Changing attitudes, changing lives

After great visits to the Blind People’s Association in Ahmedabad, and Padma Industrial School in Tamil Nadu, I recently visited another SeeYourImpact partner charity, Amar Jyoti, based in Delhi.

SeeYourImpact is a charity network that cost-effectively enables donors to give small, life changing lifts to people in need through carefully vetted charitable organizations and directly see the impact of their donations.

Our partner charities that support education are about far more than classes and homework. Sponsoring the tuition of a child often means providing them lodging, meals, uniforms, vocational training and medical care. When you support a student at Amar Jyoti school, you also support an integrated educational environment (50% of their students are mentally or physically handicapped) that teaches equality and respect for all its students.

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Spread the word

With children at BPA!

Notes from the Field, January 2010

In January I visited the Blind People’s Association (BPA), a See Your Impact partner organization located in the Indian state of Gujarat. The most rewarding part of my visit was meeting Gaguben and seeing the impact BPA had on her life. Gaguben is just one success story, but there are countless people whose lives have been transformed by the good work of dedicated, transparent NGOs in the field. However, a vital component of her story is missing: how did Gaguben find out about the free cataract surgeries offered by BPA? Providing services is just the first step for many organizations whose target populations live in rural areas. Connecting people in need to the services being provided is a major obstacle for some of our partners. Not all children go to school, not all adults work regular jobs, not all families have access to transportation. If you want to help as many people as possible, how do you reach them?

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Gaguben’s journey

A $30 donation restored Gaguben’s vision and completely transformed her life. Watch the video to see how!

Click here to donate a cataract surgery!

Gaguben back in action!

Dinesh is reading Gandhi in Braille!
Working together we can make a difference!
ragini

Ragini playing at school

A small group of people has truly made a difference in the life of Ragini, a five year-old girl with down syndrome. When she started at school she was unable to concentrate unless a teacher was directly interacting with her, helping her learn new skills. She could not sit still. She was hesitant to mix with other students.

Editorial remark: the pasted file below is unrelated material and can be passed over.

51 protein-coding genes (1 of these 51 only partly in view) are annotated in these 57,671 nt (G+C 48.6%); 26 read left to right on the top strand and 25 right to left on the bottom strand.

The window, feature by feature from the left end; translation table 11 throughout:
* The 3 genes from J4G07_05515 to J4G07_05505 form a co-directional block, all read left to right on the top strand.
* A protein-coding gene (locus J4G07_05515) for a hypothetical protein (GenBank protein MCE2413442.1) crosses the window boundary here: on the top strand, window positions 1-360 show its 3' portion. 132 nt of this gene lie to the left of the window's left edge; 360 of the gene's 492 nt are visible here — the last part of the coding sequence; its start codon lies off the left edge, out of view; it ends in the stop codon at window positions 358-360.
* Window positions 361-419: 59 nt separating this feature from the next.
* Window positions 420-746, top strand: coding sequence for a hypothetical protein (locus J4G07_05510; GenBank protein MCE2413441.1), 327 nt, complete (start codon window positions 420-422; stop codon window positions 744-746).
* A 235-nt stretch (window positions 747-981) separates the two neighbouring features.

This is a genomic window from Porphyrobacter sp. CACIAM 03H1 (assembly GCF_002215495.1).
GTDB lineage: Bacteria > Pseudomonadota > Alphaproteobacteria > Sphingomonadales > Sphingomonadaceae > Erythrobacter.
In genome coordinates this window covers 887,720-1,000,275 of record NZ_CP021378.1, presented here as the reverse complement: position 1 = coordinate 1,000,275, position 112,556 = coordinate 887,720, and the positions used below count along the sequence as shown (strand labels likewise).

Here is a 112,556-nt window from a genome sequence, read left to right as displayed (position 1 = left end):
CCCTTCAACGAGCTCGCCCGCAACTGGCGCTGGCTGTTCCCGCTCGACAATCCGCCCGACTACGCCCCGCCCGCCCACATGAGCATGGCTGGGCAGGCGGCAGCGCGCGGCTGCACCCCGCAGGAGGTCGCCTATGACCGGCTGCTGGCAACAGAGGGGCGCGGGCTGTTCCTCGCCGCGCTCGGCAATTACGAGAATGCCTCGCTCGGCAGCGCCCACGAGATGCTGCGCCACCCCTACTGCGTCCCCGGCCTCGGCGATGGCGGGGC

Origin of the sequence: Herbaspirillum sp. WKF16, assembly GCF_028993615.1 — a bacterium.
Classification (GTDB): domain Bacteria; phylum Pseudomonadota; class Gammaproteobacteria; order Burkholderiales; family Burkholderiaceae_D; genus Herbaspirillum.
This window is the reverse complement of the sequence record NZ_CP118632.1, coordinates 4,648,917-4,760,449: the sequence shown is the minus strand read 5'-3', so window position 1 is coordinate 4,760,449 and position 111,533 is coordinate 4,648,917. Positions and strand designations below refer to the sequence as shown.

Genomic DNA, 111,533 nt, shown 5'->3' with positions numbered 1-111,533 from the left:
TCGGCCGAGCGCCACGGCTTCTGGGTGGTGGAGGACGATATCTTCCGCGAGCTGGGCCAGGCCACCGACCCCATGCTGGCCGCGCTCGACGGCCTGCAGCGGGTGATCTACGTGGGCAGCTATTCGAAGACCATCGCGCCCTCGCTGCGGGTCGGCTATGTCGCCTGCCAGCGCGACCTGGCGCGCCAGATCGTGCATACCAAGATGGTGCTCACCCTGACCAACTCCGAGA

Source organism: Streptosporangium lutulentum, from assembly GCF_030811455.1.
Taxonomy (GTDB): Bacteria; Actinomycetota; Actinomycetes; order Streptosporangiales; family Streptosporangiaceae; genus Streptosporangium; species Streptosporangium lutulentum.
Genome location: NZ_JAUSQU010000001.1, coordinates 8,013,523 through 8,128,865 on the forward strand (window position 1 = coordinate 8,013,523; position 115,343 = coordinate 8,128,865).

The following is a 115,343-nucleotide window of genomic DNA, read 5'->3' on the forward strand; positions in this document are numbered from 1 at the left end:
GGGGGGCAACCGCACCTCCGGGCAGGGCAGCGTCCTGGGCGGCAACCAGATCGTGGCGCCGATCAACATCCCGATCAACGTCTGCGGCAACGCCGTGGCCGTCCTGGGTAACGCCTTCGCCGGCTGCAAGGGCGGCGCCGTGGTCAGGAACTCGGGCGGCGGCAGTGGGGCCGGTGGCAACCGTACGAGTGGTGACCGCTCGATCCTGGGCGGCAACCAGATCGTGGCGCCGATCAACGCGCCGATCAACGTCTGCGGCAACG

Slowly, the gifted teachers at Amar Jyoti school have helped Ragini come out of her shell. She is becoming more social and her motor coordination is improving, such that she is now able to fill a bag with blocks. Amar Jyoti school is really helping Ragini.

She still faces one major obstacle, however: her family cannot afford her school fees.

Megha, Sneha, Hazel, Sameer, Bruce and Brian all donated tuition to Amar Jyoti school. These gifts were combined to sponsor a full year of tuition for Ragini. She now can continue to receive the specialized attention she requires at school.

When we work together we can make a difference!

Making a difference on and off the court
Rohit Kr. Pasi

Rohit playing basketball!

Rohit is a fourteen year old boy who loves to play basketball. Rohit also has polio, but he hasn’t let that stop him from getting involved in sports at Amar Jyoti school. In the six years he has attended Amar Jyoti, his teachers have noticed a steadily increasing level of confidence in Rohit, both in the classroom and on the court.

Rohit’s father is a rickshaw driver, which makes it impossible for him to afford Rohit’s tuition. Ravi, your generous contribution has sponsored an entire year of Rohit’s tuition. During that year he will continue to improve his stellar handwriting, work on fractions and, of course, play basketball. But more importantly, he will develop his self confidence on and off the court.

Click here to learn how you can help!

Bharat loves his new tricycle and his independence!
Kamruddin practices writing at Amar Jyoti
Parental involvement at Amar Jyoti